Atlanta City Council Member Michael Julian Bond Honoring the 60th Anniversary of the Atlanta Student Movement and “An Appeal for Human Rights” Monday
ATLANTA — One of Atlanta’s unsung yet relevant historical events will be spotlighted on Monday, March 16 when Atlanta City Council member Michael Julian Bond commemorates the 60th anniversary of the Atlanta Student Movement and its historic civil rights document “An Appeal for Human Rights.” Bond will host a reception at noon followed by a proclamation presentation at 1 p.m. in the Council Chamber. Both events will be held at Atlanta City Hall, 55 Trinity Avenue, SW.
“This is about celebrating history and commemorating the people who have fought hard for decades for civil rights and freedom. Sixty years ago, these students sent a clear message in ‘An Appeal for Human Rights’ to everyone in the community and across the country that it was time for monumental change. Their efforts truly helped set a road map for the movement,” Bond said. “We’re forever grateful for their courage as they sacrificed safety, personal freedoms and even academics to take a stand against injustice and segregation in Atlanta in the early 1960’s. It is a privilege to honor this anniversary.”
In early 1960, Morehouse College students Julian Bond, Lonnie King and Joseph Pierce were strongly moved by the Greensboro, North Carolina sit-ins, a series of non-violent protests aimed at challenging racial segregation. They contemplated the possibility of replicating the same tactics locally when they were influenced by AUC college presidents to take a more subtle approach by composing a document outlining their concerns. The students formed the Committee on the Appeal for Human Rights (COAHR) as part of the coalition representing the six-member institutions of AUC including Atlanta University, Clark College, Morehouse College, Morris Brown College, Spelman College and the Interdenominational Theological Center.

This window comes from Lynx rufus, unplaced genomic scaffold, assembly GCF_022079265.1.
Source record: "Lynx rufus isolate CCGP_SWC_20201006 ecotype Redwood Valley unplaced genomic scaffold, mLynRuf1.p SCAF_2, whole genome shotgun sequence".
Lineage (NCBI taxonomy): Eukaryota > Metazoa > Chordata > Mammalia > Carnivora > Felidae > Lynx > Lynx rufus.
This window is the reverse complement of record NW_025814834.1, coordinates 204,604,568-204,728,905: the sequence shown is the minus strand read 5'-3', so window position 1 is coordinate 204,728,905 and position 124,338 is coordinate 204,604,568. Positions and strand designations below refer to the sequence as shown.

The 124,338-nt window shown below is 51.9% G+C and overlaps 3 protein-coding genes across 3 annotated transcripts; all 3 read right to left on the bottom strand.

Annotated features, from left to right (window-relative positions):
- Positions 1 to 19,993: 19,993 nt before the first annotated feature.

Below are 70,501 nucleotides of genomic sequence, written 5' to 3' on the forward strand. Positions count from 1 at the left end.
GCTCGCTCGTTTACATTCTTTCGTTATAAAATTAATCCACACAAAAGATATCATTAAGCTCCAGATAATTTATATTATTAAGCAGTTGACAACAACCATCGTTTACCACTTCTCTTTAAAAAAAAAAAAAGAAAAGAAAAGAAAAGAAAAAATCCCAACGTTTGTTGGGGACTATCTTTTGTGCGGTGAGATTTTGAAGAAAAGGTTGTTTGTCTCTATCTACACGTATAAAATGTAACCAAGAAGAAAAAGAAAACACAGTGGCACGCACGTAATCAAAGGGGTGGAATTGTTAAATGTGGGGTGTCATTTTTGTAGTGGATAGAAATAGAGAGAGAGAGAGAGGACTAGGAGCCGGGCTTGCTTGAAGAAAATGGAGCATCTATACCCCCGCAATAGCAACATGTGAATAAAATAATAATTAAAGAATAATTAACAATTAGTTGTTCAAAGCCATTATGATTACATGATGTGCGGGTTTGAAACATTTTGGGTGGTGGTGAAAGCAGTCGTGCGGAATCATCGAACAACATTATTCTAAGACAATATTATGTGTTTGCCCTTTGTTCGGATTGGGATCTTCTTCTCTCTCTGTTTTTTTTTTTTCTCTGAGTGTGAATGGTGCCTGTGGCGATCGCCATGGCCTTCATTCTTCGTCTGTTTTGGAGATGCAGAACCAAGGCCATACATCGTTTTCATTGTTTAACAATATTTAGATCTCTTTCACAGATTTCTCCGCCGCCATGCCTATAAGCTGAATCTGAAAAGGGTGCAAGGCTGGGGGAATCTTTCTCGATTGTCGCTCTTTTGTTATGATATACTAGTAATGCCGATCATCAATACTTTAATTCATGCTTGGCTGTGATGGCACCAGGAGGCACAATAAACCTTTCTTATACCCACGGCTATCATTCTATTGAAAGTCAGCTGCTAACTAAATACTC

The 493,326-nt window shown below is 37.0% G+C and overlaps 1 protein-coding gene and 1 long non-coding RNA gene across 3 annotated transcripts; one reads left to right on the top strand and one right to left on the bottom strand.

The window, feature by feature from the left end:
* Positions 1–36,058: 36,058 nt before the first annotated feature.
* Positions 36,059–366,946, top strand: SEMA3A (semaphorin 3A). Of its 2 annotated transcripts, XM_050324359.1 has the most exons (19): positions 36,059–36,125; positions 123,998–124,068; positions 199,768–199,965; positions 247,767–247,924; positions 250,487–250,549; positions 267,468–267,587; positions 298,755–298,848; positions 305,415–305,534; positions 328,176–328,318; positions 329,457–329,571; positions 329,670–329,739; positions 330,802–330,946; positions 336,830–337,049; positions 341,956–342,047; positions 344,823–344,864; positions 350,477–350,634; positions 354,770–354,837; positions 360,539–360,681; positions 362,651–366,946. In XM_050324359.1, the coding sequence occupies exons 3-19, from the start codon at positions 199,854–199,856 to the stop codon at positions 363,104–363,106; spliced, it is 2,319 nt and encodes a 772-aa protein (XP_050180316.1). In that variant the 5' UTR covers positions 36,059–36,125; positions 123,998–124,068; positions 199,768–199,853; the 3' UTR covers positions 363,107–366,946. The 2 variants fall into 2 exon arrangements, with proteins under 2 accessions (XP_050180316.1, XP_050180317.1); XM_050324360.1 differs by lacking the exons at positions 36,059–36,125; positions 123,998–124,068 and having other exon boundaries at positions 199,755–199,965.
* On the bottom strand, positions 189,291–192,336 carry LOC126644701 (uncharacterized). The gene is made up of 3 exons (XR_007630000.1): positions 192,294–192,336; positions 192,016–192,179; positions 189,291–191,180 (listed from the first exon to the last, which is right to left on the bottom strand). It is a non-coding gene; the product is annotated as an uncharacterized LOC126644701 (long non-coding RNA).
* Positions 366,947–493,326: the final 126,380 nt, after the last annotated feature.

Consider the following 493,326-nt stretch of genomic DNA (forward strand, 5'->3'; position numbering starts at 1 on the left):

This group formed the nucleus of the Atlanta Student Movement and published a document titled “An Appeal for Human Rights,” detailing the demoralizing effect of racial segregation in education, employment, housing, voting rights, hospital access, public accommodations and law enforcement. When the document did not yield much movement, students began organizing a series of sit-ins to derail segregation in Atlanta. Around 200 students fanned out into the city to carefully selected lunchrooms, including the cafeterias at the State Capitol, City Hall and Fulton County Courthouse. There had never been this type of massive onslaught of students on the system at one time. It sent shockwaves through Atlanta’s white and black communities. The students were arrested, and newspapers printed their personal information to encourage economic reprisals. The sit-ins and arrests continued during 1960 as protests paralleled the national movement.
Bond also plans to screen two films Monday as part of the celebration: Atlanta Student Movement Interviews and Foot Soldiers: Class of 1964. Both films can be viewed in Committee Room 1 at Atlanta City Hall, showtimes are scheduled for noon, 2:00 p.m., 4:00 p.m. and 6:00 p.m.
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